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Is DriveClub VR the future of racing games?
TG reviews PlayStation's first virtual reality racer and manages to avoid throwing up
Hard as it might be to believe, as of this week honest to goodness plug-and-play virtual reality has made it to your living room. Playstation VR connects straight to your existing PS4 console and, with the help of a tracking camera, transports you into the virtual world in a way that’s too convincing to be adequately described. And we literally get paid to describe things.
‘Presence’ is the buzzword for this feeling and it goes beyond just detailed graphics – it’s the sense that you really are in a different place entirely and genuinely has to be experienced to be believed. The really good news for us is that, with a fixed seating position and the option of steering wheel controllers, racing games and virtual reality are the most inspired combination since someone accidentally tipped a salt cellar into a bowl of caramel and launched a thousand desserts.
Virtual reality can place you into the snug cockpit of the most desirable cars on the planet, allowing you to inspect the carbon fibre weave of a Pagani Huayra’s dashboard or peer over the steering wheel and watch the active aero flapping away under braking. Everything’s rendered entirely in 3D and precise head-tracking means that you instantly forget that you essentially have a mobile phone screen strapped to your melon.
When you slide into a BAC Mono, you’re aware of the cockpit curling up over your shoulders. Floor the throttle and you quickly discover how many of the problems with racing games VR can solve. Placing your car in 3D space suddenly becomes a breeze, instantly improving your lines through corners, and even little touches like having shift lights in your peripheral vision rather than at the bottom of a TV screen make a huge difference.
It helps that Sony already had slick, capable arcade racer DriveClub ripe for a VR repurposing. DriveClub VR turns out to be the most complete game in PlayStation VR’s launch line-up. It’s got 80 cars, a hundred or so tracks and handling that positively begs you to hustle cars through corners. It’s perfectly playable with the standard Dual Shock controller, of course, but if you have a steering wheel and pedal set the final piece of the immersion jigsaw falls into place and suddenly you’re a racing driver. Or at the very least an enthusiastic amateur hooligan.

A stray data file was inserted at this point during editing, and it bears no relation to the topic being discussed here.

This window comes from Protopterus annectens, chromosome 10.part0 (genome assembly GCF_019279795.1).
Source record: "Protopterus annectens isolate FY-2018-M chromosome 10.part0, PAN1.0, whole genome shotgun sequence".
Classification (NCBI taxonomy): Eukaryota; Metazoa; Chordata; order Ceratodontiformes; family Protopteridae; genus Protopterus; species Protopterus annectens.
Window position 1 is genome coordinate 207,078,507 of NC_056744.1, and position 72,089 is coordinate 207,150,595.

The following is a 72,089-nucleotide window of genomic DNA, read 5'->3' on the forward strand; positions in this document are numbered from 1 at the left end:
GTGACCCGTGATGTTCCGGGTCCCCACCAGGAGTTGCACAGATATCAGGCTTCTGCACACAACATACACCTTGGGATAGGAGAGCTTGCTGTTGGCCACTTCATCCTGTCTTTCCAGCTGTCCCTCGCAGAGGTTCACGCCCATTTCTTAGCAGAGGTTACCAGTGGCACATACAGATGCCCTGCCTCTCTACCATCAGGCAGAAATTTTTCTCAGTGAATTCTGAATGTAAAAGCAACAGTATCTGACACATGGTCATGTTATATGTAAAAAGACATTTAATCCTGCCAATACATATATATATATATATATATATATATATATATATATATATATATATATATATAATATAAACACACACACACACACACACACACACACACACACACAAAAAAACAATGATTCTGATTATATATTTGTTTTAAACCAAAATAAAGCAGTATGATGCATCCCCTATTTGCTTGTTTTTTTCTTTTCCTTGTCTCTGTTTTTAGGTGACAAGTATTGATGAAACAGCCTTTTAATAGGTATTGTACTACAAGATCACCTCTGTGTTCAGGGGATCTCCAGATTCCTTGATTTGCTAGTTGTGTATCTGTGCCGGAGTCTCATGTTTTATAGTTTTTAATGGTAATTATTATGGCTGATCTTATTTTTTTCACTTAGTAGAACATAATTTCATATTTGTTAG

There are, of course, a couple of caveats before you buy a tinfoil unitard and join us in this utopian racing game future. For a start, some people have reported that the sensation of speed coupled with your body’s resolute stationariness is a recipe for a puddle of lunch in your lap. Motion sickness in VR affects some more than others and can be acclimatised to over time, but it’s impossible to know just how much churning and bubbling it will cause until you try. We were able to play Driveclub VR for extended periods without chucking our guts but park a bucket next to you the first time, just in case.
The other slight caveat is that in order to facilitate all this virtual reality trickery, DriveClub’s visuals have suffered a necessary downgrade from the standard PS4 version. It’s not nearly enough to pull you out of the experience, but everything’s in a slightly myopic soft-focus and some of the scenery is more simplistic. That’s all to ensure it runs silkily smooth at all times, though, because lurching, laggy visuals in VR are a the quickest way to turn your lounge into a pop-up vomitorium.
These two disclaimers are a small price to pay for the feeling of being behind the wheel of a car rather than just staring at it through an HD TV. A less small price to pay is the £350 for the headset alone (the mandatory camera is sold separately), but compared to other VR headsets and the PCs required to adequately power them it’s a steal.
DriveClub VR is the perfect game to sell the fantasy of being behind the wheel of your dream car and only the first in an upcoming wave of virtual reality racers that will include Gran Turismo Sport. Sweeping open roads, accessible handling that flatters your driving skills and obscenely detailed cockpits to pore over make this the quickest and most affordable route to becoming a VR true believer. And don’t worry, the tinfoil unitard is optional…